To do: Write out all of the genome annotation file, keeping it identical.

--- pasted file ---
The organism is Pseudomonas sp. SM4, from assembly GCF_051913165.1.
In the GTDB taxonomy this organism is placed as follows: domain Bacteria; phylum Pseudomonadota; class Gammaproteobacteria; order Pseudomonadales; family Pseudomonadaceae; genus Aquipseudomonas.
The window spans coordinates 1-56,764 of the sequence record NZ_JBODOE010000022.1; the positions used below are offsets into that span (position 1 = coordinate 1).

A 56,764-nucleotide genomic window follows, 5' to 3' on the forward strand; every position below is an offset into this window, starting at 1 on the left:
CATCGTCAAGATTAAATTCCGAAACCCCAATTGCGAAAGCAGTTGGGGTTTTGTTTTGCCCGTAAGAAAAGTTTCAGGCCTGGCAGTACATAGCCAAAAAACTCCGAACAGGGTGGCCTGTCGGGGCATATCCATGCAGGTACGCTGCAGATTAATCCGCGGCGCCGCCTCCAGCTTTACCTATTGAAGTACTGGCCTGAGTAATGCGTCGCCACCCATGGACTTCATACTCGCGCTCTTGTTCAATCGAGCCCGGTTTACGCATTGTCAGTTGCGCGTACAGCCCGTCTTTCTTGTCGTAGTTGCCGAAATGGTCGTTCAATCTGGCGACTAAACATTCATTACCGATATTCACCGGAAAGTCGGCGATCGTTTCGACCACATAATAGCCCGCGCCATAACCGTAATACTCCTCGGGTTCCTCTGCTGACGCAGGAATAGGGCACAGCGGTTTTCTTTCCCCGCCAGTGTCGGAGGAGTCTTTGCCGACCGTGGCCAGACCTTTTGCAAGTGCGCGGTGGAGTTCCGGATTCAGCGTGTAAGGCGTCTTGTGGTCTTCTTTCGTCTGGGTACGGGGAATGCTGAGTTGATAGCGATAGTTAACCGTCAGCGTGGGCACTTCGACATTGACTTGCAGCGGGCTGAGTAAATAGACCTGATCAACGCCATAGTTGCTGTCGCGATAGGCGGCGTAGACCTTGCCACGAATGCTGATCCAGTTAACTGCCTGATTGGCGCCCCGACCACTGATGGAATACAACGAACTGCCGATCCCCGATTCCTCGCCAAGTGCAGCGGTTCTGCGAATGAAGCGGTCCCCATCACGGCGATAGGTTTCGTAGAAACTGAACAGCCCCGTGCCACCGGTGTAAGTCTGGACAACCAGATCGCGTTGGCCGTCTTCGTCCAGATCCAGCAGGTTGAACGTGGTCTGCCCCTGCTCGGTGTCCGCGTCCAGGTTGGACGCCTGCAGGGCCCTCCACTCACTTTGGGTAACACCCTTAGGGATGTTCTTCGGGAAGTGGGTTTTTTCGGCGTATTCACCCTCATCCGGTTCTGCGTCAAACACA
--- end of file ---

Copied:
The organism is Pseudomonas sp. SM4, from assembly GCF_051913165.1.
In the GTDB taxonomy this organism is placed as follows: domain Bacteria; phylum Pseudomonadota; class Gammaproteobacteria; order Pseudomonadales; family Pseudomonadaceae; genus Aquipseudomonas.
The window spans coordinates 1-56,764 of the sequence record NZ_JBODOE010000022.1; the positions used below are offsets into that span (position 1 = coordinate 1).

A 56,764-nucleotide genomic window follows, 5' to 3' on the forward strand; every position below is an offset into this window, starting at 1 on the left:
CATCGTCAAGATTAAATTCCGAAACCCCAATTGCGAAAGCAGTTGGGGTTTTGTTTTGCCCGTAAGAAAAGTTTCAGGCCTGGCAGTACATAGCCAAAAAACTCCGAACAGGGTGGCCTGTCGGGGCATATCCATGCAGGTACGCTGCAGATTAATCCGCGGCGCCGCCTCCAGCTTTACCTATTGAAGTACTGGCCTGAGTAATGCGTCGCCACCCATGGACTTCATACTCGCGCTCTTGTTCAATCGAGCCCGGTTTACGCATTGTCAGTTGCGCGTACAGCCCGTCTTTCTTGTCGTAGTTGCCGAAATGGTCGTTCAATCTGGCGACTAAACATTCATTACCGATATTCACCGGAAAGTCGGCGATCGTTTCGACCACATAATAGCCCGCGCCATAACCGTAATACTCCTCGGGTTCCTCTGCTGACGCAGGAATAGGGCACAGCGGTTTTCTTTCCCCGCCAGTGTCGGAGGAGTCTTTGCCGACCGTGGCCAGACCTTTTGCAAGTGCGCGGTGGAGTTCCGGATTCAGCGTGTAAGGCGTCTTGTGGTCTTCTTTCGTCTGGGTACGGGGAATGCTGAGTTGATAGCGATAGTTAACCGTCAGCGTGGGCACTTCGACATTGACTTGCAGCGGGCTGAGTAAATAGACCTGATCAACGCCATAGTTGCTGTCGCGATAGGCGGCGTAGACCTTGCCACGAATGCTGATCCAGTTAACTGCCTGATTGGCGCCCCGACCACTGATGGAATACAACGAACTGCCGATCCCCGATTCCTCGCCAAGTGCAGCGGTTCTGCGAATGAAGCGGTCCCCATCACGGCGATAGGTTTCGTAGAAACTGAACAGCCCCGTGCCACCGGTGTAAGTCTGGACAACCAGATCGCGTTGGCCGTCTTCGTCCAGATCCAGCAGGTTGAACGTGGTCTGCCCCTGCTCGGTGTCCGCGTCCAGGTTGGACGCCTGCAGGGCCCTCCACTCACTTTGGGTAACACCCTTAGGGATGTTCTTCGGGAAGTGGGTTTTTTCGGCGTATTCACCCTCATCCGGTTCTGCGTCAAACACA